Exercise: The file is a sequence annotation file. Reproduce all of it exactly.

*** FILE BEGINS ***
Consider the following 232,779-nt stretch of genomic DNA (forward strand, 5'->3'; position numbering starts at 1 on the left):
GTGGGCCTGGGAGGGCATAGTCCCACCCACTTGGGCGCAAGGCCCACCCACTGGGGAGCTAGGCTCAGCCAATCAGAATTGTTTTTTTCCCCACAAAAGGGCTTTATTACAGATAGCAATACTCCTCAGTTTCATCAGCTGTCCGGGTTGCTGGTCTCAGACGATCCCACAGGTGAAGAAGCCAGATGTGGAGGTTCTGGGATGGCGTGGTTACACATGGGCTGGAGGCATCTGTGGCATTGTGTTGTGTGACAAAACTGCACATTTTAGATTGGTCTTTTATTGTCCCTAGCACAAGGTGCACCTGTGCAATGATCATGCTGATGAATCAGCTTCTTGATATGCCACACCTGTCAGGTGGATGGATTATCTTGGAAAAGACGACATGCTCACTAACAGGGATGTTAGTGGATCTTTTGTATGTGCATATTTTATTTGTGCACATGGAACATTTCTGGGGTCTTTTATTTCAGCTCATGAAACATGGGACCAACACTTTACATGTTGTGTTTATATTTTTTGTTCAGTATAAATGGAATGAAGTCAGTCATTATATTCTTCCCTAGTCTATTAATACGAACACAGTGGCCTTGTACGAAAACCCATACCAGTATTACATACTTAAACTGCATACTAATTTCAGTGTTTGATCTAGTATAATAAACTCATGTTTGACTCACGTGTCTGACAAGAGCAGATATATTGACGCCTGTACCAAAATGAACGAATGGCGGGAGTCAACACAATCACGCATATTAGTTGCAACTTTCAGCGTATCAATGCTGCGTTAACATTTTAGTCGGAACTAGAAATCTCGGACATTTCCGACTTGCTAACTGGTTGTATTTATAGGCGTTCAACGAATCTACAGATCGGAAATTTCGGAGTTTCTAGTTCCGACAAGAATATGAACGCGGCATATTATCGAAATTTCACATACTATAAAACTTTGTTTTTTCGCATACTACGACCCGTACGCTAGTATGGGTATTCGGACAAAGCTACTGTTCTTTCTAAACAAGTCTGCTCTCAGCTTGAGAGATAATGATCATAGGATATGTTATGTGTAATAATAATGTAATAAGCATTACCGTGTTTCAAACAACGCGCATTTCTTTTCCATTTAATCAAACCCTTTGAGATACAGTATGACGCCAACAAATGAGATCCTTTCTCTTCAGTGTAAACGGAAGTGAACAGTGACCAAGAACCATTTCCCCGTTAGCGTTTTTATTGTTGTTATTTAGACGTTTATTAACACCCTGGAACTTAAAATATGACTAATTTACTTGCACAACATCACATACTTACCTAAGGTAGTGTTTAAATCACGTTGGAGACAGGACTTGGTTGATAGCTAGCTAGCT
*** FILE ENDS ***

Consider the following 232,779-nt stretch of genomic DNA (forward strand, 5'->3'; position numbering starts at 1 on the left):
GTGGGCCTGGGAGGGCATAGTCCCACCCACTTGGGCGCAAGGCCCACCCACTGGGGAGCTAGGCTCAGCCAATCAGAATTGTTTTTTTCCCCACAAAAGGGCTTTATTACAGATAGCAATACTCCTCAGTTTCATCAGCTGTCCGGGTTGCTGGTCTCAGACGATCCCACAGGTGAAGAAGCCAGATGTGGAGGTTCTGGGATGGCGTGGTTACACATGGGCTGGAGGCATCTGTGGCATTGTGTTGTGTGACAAAACTGCACATTTTAGATTGGTCTTTTATTGTCCCTAGCACAAGGTGCACCTGTGCAATGATCATGCTGATGAATCAGCTTCTTGATATGCCACACCTGTCAGGTGGATGGATTATCTTGGAAAAGACGACATGCTCACTAACAGGGATGTTAGTGGATCTTTTGTATGTGCATATTTTATTTGTGCACATGGAACATTTCTGGGGTCTTTTATTTCAGCTCATGAAACATGGGACCAACACTTTACATGTTGTGTTTATATTTTTTGTTCAGTATAAATGGAATGAAGTCAGTCATTATATTCTTCCCTAGTCTATTAATACGAACACAGTGGCCTTGTACGAAAACCCATACCAGTATTACATACTTAAACTGCATACTAATTTCAGTGTTTGATCTAGTATAATAAACTCATGTTTGACTCACGTGTCTGACAAGAGCAGATATATTGACGCCTGTACCAAAATGAACGAATGGCGGGAGTCAACACAATCACGCATATTAGTTGCAACTTTCAGCGTATCAATGCTGCGTTAACATTTTAGTCGGAACTAGAAATCTCGGACATTTCCGACTTGCTAACTGGTTGTATTTATAGGCGTTCAACGAATCTACAGATCGGAAATTTCGGAGTTTCTAGTTCCGACAAGAATATGAACGCGGCATATTATCGAAATTTCACATACTATAAAACTTTGTTTTTTCGCATACTACGACCCGTACGCTAGTATGGGTATTCGGACAAAGCTACTGTTCTTTCTAAACAAGTCTGCTCTCAGCTTGAGAGATAATGATCATAGGATATGTTATGTGTAATAATAATGTAATAAGCATTACCGTGTTTCAAACAACGCGCATTTCTTTTCCATTTAATCAAACCCTTTGAGATACAGTATGACGCCAACAAATGAGATCCTTTCTCTTCAGTGTAAACGGAAGTGAACAGTGACCAAGAACCATTTCCCCGTTAGCGTTTTTATTGTTGTTATTTAGACGTTTATTAACACCCTGGAACTTAAAATATGACTAATTTACTTGCACAACATCACATACTTACCTAAGGTAGTGTTTAAATCACGTTGGAGACAGGACTTGGTTGATAGCTAGCTAGCT